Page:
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Steel vanes are inserted directly into the 3-D printed core and then the whole core package is placed in the drag part of the mold for pouring.


tightly, the vanes and loose pieces would shift. Since this method was more accurate and simpler, the cores could now be made from air set sand with a minor binder adjustment to lengthen the working time. In this method, the loose pieces


were still able to move, and operator errors still introduced variability into the process. Elliott saw an improve- ment to the surface area calcula- tion, but it was still out of tolerance and the vanes had to be bent into place. Te same downfall applied to this aluminum corebox design as the previous, in that it could only accommodate one rotation. If the other rotation was needed, a second corebox was needed. At the time, the cost of the corebox was in excess of $90,000 and couldn’t accommodate all of the variation that was to come. Elliott recognized this method was untenable for production purposes. With all of the advances in addi-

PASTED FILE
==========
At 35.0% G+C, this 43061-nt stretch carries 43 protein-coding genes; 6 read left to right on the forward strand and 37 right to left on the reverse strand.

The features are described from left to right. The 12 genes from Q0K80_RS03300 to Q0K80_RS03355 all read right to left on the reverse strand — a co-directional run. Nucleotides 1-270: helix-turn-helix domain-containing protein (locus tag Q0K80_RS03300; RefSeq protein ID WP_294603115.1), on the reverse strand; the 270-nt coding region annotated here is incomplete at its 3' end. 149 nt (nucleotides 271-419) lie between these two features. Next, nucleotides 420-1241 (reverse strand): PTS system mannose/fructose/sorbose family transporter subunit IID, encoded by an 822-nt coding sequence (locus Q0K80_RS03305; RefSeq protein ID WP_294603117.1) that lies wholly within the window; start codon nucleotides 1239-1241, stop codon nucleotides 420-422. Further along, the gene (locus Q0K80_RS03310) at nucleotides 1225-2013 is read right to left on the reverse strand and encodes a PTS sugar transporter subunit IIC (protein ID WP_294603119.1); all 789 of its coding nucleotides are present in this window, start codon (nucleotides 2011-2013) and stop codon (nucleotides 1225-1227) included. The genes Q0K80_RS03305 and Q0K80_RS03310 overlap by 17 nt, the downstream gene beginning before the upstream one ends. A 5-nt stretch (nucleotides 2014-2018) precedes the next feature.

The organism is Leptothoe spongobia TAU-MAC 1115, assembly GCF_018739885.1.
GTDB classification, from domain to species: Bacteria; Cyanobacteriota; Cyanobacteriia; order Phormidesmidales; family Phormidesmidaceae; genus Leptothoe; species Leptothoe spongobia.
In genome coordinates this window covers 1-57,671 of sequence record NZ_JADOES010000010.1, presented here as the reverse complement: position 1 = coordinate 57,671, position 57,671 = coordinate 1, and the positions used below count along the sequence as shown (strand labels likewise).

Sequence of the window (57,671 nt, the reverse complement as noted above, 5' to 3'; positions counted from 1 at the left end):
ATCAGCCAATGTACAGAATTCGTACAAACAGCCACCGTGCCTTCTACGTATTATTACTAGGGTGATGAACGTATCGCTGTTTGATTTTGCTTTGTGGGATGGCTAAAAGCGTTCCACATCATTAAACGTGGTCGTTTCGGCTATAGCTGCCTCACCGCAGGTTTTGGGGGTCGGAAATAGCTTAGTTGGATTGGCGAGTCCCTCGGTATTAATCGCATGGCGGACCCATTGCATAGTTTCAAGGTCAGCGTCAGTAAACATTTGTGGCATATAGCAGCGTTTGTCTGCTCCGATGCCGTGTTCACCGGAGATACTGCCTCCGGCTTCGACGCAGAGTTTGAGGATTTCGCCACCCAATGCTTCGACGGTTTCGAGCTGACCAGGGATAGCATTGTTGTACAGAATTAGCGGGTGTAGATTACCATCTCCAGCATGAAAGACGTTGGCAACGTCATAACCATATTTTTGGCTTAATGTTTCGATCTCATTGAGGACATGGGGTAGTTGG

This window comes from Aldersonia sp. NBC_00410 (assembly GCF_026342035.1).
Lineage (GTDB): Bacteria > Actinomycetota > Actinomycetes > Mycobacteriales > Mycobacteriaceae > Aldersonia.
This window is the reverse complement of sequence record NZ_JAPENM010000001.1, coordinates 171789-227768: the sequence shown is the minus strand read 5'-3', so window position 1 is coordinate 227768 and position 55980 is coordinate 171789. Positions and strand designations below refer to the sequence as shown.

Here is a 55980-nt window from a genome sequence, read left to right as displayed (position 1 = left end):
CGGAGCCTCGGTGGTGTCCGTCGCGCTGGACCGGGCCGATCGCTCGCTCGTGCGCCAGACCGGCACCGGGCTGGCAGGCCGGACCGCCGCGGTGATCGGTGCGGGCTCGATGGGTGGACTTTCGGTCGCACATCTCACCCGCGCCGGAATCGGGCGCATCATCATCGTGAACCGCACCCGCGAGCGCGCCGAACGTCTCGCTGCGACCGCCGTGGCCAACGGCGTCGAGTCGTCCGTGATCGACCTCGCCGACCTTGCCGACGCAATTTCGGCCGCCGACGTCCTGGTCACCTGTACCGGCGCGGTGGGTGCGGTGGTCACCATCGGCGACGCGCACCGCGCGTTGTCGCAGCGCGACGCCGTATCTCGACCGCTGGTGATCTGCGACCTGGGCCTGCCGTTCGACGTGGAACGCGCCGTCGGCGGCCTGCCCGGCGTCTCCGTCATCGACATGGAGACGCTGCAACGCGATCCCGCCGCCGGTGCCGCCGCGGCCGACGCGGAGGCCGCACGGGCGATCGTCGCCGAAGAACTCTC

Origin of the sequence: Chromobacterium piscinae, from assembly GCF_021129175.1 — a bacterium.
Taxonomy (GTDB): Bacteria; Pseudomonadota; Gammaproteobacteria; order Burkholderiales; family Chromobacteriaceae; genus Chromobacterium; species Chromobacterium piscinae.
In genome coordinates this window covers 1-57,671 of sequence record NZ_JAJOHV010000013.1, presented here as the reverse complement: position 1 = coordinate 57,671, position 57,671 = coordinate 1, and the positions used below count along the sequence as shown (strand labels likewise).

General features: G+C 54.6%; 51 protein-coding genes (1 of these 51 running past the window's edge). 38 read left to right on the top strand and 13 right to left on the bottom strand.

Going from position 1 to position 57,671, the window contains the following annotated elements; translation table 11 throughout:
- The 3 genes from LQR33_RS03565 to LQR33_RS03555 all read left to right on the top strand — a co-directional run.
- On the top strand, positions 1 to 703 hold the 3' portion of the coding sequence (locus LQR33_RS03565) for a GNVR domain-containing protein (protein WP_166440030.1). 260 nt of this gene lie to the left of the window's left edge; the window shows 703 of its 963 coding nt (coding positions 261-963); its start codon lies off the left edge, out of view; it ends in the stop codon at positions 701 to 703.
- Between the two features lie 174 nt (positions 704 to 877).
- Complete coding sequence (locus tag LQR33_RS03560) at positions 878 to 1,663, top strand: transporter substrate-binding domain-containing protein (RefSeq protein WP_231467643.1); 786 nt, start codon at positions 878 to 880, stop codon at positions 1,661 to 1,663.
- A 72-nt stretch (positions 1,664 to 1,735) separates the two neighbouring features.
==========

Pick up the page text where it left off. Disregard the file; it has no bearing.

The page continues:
tive manufacturing, Elliott Group began exploring new ways to make the cores using 3-D printing. Eventu- ally, and in collaboration with Quaker City Castings (QCC) (Salem, Ohio), the company arrived at a solution.


3-D Printed Sand Cores In 2014, Elliott approached


QCC to discuss a solution to the issues with casting the cores and vanes of turbine diaphragms. QCC had experience using additive manufacturing or 3-D printing to combine complex core assemblies


August 2017 MODERN CASTING | 29


into a single core. After several discussions between engineering staff at Elliott and QCC, both companies agreed QCC would develop a process to manufacture


3-D printed sand cores in tandem with a method to ensure the vanes would be correctly spaced and dimensionally accurate. The first step in the process was


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